I decided early on that I would not glue anything to the top surface of the frame until I was satisfied with the final arrangement of all the embellishments. My layout began by positioning the loveliest large brooches in the four corners. I connected them by laying large 1-row crystal cupchain in graceful S-curves on the frame’s top surface. As I received jewelry shipments, I enlisted my husband’s help clipping off the pin backs and earring attachments, as that required significant strength. I then used them to fill in the design. The work in progress is shown below.
I continued in this manner, mixing vintage pieces with new ones, until I was satisfied with the design and the quantity of jewels. The picture below shows the final layout before I began gluing things down.
At this point, I decided to change out the darker brooch in the lower left for something else, as its color was standing out too much.
I used E6000 high-viscosity glue for the entire project. I like that it dries clear, waterproof, and flexible, and it has a 5-8 minute repositioning time. After 24 hours, its bonds sufficiently hardened so I could do additional work on the project.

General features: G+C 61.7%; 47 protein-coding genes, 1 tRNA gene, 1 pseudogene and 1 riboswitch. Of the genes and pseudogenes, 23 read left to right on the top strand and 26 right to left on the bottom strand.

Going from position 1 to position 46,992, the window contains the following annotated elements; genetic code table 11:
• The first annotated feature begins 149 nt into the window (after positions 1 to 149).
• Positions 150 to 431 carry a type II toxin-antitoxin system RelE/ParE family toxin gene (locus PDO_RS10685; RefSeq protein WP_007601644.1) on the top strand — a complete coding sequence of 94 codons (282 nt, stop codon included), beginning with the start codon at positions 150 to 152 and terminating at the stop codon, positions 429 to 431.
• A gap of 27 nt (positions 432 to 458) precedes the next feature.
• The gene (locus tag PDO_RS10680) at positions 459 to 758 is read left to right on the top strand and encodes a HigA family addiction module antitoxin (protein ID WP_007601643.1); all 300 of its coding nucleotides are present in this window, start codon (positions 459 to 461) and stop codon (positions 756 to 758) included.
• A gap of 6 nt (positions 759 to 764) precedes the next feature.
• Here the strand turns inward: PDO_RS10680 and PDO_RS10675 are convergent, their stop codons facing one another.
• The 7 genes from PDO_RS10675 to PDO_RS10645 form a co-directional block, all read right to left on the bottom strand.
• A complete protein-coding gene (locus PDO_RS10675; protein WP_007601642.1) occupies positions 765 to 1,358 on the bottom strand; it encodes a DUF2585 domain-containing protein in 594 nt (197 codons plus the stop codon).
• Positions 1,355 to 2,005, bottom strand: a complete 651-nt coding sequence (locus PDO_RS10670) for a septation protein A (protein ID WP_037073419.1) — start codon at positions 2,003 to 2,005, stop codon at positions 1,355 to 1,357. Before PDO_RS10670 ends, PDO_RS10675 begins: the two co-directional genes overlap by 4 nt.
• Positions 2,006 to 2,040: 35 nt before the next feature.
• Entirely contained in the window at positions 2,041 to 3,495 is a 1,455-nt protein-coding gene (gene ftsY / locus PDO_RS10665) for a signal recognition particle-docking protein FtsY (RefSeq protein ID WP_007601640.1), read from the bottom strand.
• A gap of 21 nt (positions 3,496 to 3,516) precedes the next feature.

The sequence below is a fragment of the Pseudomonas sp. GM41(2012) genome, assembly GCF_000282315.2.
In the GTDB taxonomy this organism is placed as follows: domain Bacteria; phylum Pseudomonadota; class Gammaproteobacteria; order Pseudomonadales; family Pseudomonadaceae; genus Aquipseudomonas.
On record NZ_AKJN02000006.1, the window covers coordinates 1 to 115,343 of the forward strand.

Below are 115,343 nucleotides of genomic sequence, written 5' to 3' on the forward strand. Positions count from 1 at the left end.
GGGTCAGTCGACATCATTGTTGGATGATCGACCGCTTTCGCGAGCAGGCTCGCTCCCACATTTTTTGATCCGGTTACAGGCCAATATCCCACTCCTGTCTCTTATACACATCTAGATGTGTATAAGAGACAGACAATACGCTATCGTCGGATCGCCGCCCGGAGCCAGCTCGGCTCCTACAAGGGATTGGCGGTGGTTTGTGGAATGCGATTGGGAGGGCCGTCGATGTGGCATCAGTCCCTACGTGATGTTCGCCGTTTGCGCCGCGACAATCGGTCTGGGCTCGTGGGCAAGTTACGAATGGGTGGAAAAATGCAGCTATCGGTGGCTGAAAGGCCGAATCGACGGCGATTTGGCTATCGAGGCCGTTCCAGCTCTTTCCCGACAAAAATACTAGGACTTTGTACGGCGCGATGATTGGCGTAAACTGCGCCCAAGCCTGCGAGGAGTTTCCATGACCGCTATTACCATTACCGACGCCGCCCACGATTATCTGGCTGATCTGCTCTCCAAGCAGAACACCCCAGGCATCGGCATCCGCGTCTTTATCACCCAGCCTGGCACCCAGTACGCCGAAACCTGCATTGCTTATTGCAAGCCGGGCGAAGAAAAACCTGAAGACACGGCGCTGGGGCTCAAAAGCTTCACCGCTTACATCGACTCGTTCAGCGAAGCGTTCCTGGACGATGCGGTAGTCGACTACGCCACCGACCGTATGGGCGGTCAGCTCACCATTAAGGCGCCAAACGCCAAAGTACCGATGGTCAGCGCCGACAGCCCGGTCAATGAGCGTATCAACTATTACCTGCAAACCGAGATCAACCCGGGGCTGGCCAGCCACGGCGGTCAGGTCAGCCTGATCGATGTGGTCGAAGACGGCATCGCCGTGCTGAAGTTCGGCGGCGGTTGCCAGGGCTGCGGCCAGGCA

Although I hoped to replicate the above layout exactly when I began gluing, I quickly realized that would be impossible. I had to force myself to just go with the flow. I deliberately spread the gluing process out over six sessions, as it was very picky work, and I didn’t want to breathe the glue fumes for too long at a time.
My cupchain “snakes” looked lovely in my design, but they proved challenging during the gluing process. Instead of picking up each piece and then gluing it into place, I had to totally and logically remove a 4-6″ section of pieces (and cup chain) at a time. I tried to set them temporarily on the adjacent papered-mirror surface in some semblance of their relationship to each other. Then I used a long bamboo skewer to spread glue over the entire exposed portion of the frame.
Next, I laid the cupchain and/or necklaces/bracelets approximately where I wanted them to be placed. Working quickly, I positioned the remaining pieces around the cupchain, adding glue to pieces as needed to hold them securely in place. I often had to massage the position of the cupchain often to accommodate adjacent pieces’ sizes and positions, so it was important to determine its desired position as soon as possible.